He continues: “In the 1970s, we had Cruyff, in the 80s we had Rijkaard and Van Basten and in the mid-90s, it was myself, Rijkaard for the second time, the De Boer twins, Davids, Seedorf, Kluivert, Overmars. And after that period it was a little bit quiet. So for us it was to have a new younger audience to know: ‘Who is Ajax?’

“I want every supporter of every club in the world to have a second love for Ajax, to like our attacking play and how we develop young players – maybe one of our old players is playing for your club. The battle we have is to be a big name but with a much smaller budget and to fight against the giants. And that fight is fantastic to have. Sometimes even us Dutch can be romantic. We don’t have a big, wealthy guy behind us and that makes us almost unique.”

Edwin van der Sar celebrates Champions League glory with Manchester United in 2008.

According to Deloitte, Ajax’s revenues for 2018-19 were €199m, which put them 23rd on the list of European clubs, and that figure was inflated by the unexpected run to the Champions League semi-finals, which earned €79m. For an illustration of the uneven playing field, consider their domestic TV money from the period: €10.6m. West Ham, who finished mid-table in the Premier League, made €145m in the same area.

Then came Covid-19, which forced last season’s Eredivisie to be abandoned and the new season to begin with smaller, socially distanced crowds. The attendance at Ajax’s 55,000-capacity Johan Cruyff Arena was capped at 12,000 for Sunday’s 3-0 win over RKC Waalwijk, with 11,948 turning up.

The club rely heavily on matchday income, which brought them €53.2m in 2018-19. “If I have only about 22% filling the stadium over the whole season – 22% of €53m is about €11.5m so I’m losing €41.5m,” Van der Sar says.

It is a significant dent and puts even more pressure on him to get his decisions right, to continue to create pathways from the academy, to strike the balance between youth and experience in the first team, to sell players at the most opportune moments.

“We don’t say it’s a business plan, it’s a football programme,” he says. “We want our success with the players we educate. And if in two, three years we win trophies with them and they get a higher level, the interest of other clubs should be there. And those clubs should be bigger. After two to three years, it’s time to move on. It’s also creating space for the next one. The other players need to see the same path.”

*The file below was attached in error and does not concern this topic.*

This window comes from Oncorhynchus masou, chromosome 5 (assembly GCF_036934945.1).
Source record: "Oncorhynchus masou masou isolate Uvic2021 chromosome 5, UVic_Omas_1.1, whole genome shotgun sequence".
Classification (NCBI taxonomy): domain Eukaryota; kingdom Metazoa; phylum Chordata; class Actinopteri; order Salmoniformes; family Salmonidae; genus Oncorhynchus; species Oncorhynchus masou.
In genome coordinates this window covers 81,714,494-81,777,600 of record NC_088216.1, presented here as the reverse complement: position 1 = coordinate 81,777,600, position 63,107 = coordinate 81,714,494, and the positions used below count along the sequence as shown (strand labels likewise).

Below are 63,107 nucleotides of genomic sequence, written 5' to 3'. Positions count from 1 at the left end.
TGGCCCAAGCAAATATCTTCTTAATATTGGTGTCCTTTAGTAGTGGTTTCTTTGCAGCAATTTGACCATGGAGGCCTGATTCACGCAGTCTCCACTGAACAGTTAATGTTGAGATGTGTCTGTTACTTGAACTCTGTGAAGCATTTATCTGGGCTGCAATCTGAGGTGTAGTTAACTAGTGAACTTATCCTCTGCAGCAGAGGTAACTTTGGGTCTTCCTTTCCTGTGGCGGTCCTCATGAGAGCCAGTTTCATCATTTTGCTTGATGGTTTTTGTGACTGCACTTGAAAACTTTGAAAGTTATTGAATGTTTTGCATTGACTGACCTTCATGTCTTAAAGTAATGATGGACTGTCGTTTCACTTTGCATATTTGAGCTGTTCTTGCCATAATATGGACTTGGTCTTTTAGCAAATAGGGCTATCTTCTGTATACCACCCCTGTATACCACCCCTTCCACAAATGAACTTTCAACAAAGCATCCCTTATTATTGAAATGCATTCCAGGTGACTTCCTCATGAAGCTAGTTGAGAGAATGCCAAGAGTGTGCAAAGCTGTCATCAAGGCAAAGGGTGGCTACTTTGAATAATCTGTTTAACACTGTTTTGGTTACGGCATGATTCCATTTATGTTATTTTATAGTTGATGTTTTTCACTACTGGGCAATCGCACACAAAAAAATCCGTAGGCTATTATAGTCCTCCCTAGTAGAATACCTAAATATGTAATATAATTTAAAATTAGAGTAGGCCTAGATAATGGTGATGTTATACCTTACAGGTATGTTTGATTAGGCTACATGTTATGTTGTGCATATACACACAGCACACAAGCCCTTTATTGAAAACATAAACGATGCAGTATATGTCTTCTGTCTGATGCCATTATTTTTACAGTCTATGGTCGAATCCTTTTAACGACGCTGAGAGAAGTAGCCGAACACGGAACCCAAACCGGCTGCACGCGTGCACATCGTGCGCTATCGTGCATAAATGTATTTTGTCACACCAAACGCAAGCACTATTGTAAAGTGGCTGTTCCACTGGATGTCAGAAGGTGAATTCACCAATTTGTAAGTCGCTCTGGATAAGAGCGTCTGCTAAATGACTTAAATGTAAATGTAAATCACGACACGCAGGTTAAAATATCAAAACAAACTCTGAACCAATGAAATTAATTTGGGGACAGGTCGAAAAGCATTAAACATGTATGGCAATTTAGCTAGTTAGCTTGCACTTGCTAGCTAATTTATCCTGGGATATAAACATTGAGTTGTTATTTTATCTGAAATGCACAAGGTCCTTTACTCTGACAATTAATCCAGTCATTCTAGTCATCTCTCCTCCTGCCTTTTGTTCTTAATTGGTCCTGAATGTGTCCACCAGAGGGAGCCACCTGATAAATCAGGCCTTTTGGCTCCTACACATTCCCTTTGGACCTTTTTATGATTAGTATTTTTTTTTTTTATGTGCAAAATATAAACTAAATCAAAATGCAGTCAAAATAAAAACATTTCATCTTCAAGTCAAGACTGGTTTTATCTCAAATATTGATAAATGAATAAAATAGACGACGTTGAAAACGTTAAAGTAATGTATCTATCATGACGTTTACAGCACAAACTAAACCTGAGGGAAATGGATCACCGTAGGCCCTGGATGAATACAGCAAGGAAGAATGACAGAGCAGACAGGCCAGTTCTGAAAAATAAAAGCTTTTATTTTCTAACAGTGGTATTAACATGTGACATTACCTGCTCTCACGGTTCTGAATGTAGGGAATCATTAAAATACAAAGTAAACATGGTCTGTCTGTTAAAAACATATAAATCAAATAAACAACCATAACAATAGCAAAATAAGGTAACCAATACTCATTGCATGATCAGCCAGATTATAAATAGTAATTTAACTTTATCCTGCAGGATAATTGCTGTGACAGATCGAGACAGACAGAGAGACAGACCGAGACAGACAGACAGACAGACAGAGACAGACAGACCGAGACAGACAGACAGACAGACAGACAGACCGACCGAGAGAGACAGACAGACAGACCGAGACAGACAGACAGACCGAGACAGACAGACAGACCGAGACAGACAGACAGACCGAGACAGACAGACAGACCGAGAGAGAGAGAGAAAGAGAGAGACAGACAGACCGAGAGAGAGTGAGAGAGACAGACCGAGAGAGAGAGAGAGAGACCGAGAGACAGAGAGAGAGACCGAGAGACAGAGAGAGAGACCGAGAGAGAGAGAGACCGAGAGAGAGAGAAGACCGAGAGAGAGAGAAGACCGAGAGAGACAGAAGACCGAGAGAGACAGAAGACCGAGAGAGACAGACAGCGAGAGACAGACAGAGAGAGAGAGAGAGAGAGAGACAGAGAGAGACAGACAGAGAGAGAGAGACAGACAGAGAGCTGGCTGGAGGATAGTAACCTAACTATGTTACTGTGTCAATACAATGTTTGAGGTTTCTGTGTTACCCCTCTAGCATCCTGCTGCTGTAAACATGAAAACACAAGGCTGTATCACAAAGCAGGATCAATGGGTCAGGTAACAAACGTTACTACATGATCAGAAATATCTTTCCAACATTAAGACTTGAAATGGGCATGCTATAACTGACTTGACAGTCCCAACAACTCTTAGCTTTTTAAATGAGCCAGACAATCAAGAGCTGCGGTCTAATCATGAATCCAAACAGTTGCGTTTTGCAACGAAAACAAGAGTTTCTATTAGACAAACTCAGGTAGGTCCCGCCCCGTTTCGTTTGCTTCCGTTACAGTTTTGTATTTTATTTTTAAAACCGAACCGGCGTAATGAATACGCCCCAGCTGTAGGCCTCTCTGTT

Van der Sar has overseen changes to the structure of Ajax’s youth set-up, hiring coaches, giving them more hours with the players, better integrating the school at the training ground. He has pushed a more proactive recruitment model, making signings as early as possible, selling later and budgeting at Champions League level before the team get there to increase the chances of their doing so, mitigating the risk against the bank reserves and the value in the squad.

He believes many clubs have invested on the assumption TV rights and commercial monies will “keep on rising 10% every year” and because of the pandemic “the bubble has burst a little bit”. It accentuates the importance, perhaps, of Ajax’s more lateral revenue-drivers, such as their work to help the academies at clubs in other countries, chiefly Sharjah FC in the UAE and Guangzhou R&F in China. Ajax are effectively selling their expertise in youth development.

But he radiates assurance about Ajax’s position and when he looks at clubs where the wage bill represents 80% of turnover or to the Championship in England where parachute payments are so fundamental, where there is a high level of risk-taking, it is tempting to presume he feels even better.

“It’s important to have a financial back-up, to be robust if we miss one year in the Champions League or we don’t sell players,” Van Der Sar says. “Our back-up is much bigger than the big clubs who are ruling Europe at the moment.”

He suggests those clubs are being opportunistic when they claim coronavirus has depressed the transfer market. “I presume they are still paying the same [big] salaries,” he says.

One thing is clear. Van der Sar and Ajax will not be pushed around. Van de Beek has gone and so has Hakim Ziyech, who joined Chelsea for an initial €40m. Any further business will be on Ajax’s terms. “We are not expecting a fire sale. We don’t need to sell. We can always sell players but not to fill the gaps [in a budget]. I want to sell players by strength, not because I need to make up numbers.”